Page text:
With Nigel Williams-Goss and Jordan Mathews receiving well-warranted preseason attention at their respective positions, who thought a McDonald’s All American could fly under the radar coming into the season?
7 feet tall Zach Collins from Las Vegas is bringing a loaded skill set to a loaded Gonzaga team, which should allow the 18 year old a fertile environment to continue honing his game. Collins oozes talent with his finesse game and potential with his wide large frame that will allow him to grow into a powerful body in the paint.
The Bishop Gorman alum drew rave reviews throughout his senior season for not only his offensive abilities but also his coach-ability and work off the glass and on defense. Collins averaged 17.3 points, 14 rebounds and 6.4 blocked shots during his senior year, which saw him earning most valuable player in his league and the Nevada Gatorade Player of the Year.
Collins will remind many of Domantas Sabonis with his ability to rebound and pass with exceptional touch and court vision. Collins earned comparisons to Sabonis and former Consensus First-Team All-American Kelly Olynyk when he signed by the often expectation-tempering Mark Few. Indeed, Collins and Few’s offense are a match made in heaven, with the big’s ability to devastate opponents in a pick-and-pop style offense. Collins could grow to be a point forward similar to Olynyk when he becomes acclimated with the pacing and style of collegiate basketball.
What Collins offers that Sabonis and Olynyk did not is an athleticism that normally is not found with Gonzaga bigs. Collins broke the Nevada single-season record for most rebounds and blocked shots, and should offer a similar ability at this level. Sabonis played great front defense, but Collins has the size and length that Sabonis just was not gifted with.
In an offseason with plenty of familiar narratives, Collins is uncharted territory. The first McDonald’s All American commit, he is the embodiment of the program’s progress over 17 seasons in the NCAA tournament.
When Sabonis came to Gonzaga, he was a hidden gem that had national writers claiming his All-American level of play well after the recruiting season. Sabonis had played professionally up to his freshman season at Gonzaga and even then there were minor questions of how big of an impact he could have in his first year. Those questions do not seem readily apparent for Collins.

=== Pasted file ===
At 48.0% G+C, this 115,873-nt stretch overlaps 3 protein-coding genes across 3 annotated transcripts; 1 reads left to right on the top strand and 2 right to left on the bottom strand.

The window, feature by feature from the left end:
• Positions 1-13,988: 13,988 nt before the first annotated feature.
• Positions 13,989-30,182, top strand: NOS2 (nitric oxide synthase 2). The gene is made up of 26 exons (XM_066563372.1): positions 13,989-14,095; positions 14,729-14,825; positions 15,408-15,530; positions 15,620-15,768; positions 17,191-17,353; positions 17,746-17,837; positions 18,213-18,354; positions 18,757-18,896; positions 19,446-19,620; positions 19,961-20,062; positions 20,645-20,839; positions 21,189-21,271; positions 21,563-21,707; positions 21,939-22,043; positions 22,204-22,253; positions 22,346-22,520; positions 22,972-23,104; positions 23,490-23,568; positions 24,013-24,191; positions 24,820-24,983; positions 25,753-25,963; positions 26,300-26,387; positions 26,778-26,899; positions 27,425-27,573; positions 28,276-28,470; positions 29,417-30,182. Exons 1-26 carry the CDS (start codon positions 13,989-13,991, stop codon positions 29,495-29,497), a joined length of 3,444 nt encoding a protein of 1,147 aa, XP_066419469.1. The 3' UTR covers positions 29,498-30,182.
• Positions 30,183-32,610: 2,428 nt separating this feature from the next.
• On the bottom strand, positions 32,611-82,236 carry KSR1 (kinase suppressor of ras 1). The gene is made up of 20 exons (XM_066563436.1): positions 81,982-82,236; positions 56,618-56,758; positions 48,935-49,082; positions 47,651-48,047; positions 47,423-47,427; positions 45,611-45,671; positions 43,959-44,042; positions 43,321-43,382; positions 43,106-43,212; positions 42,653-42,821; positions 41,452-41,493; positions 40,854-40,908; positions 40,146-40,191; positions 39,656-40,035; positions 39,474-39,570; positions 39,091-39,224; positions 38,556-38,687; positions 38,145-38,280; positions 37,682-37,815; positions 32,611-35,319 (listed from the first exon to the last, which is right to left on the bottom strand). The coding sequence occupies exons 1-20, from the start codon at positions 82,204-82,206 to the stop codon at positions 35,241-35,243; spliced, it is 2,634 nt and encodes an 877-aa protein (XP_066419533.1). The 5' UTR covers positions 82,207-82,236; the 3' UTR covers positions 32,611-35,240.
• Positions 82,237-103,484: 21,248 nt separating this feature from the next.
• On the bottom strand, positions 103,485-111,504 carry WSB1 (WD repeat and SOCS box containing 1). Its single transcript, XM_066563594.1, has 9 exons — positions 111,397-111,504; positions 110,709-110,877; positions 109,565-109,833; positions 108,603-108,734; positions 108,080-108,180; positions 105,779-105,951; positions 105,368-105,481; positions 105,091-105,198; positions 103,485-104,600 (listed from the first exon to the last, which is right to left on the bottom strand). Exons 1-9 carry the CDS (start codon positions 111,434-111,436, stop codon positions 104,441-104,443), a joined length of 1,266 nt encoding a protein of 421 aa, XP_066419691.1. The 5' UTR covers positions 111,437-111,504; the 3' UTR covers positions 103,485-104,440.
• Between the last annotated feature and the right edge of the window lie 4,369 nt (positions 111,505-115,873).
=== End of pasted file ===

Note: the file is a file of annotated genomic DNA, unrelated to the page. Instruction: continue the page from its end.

Few has never been shy in giving minutes to newcomers, and Collins should be no different. Collins may not be the first 7 footer to play for the Zags, but he is absolutely the first with his level of body control and movement. It took Olynyk an intensive redshirt season at the age of 20 to have the sort of body composure that Collins has showcased throughout his senior year of high school.
This is in no way a proclamation of Zach Collins as defacto Player of the Year and All-American his freshman year in college, but rather pointing to the fact that he is further along in the process of reaching his potential than any incoming big in the history of the program. Collins realistically could play all front court positions. Playing inside-out, he should be a brutal matchup in midrange and on the perimeter.
Collins should stretch defenses and make open lanes for slashers like Nigel Williams-Goss and cleared out keys for bigs like Przemek Karnowski. Collins still has plenty of room for growth when it comes to back-to-the-basket prototypical front court play, which will only make his multi-faceted game even more difficult to guard.
The Zags were fortunate to receive Collins’ verbal when they did. When he committed after his junior season, Collins was not seeing major minutes because of a loaded front court ahead of him (Collins played behind Orlando Magic’s Stephen Zimmerman and Duke’s Chase Jeter). Collins’ national profile skyrocketed during his senior campaign, well after the Zags secured him.
It is hard to temper expectations of the guy, seeing his efficiency in AAU and exhibition play with a style that normally does not mix well with the hero ball, isolation mentality found in high school and prep games. Collins’ emphasis on winning and team oriented basketball should prove to be a boon for the Zags as they have yet another option and piece to move deeper into March.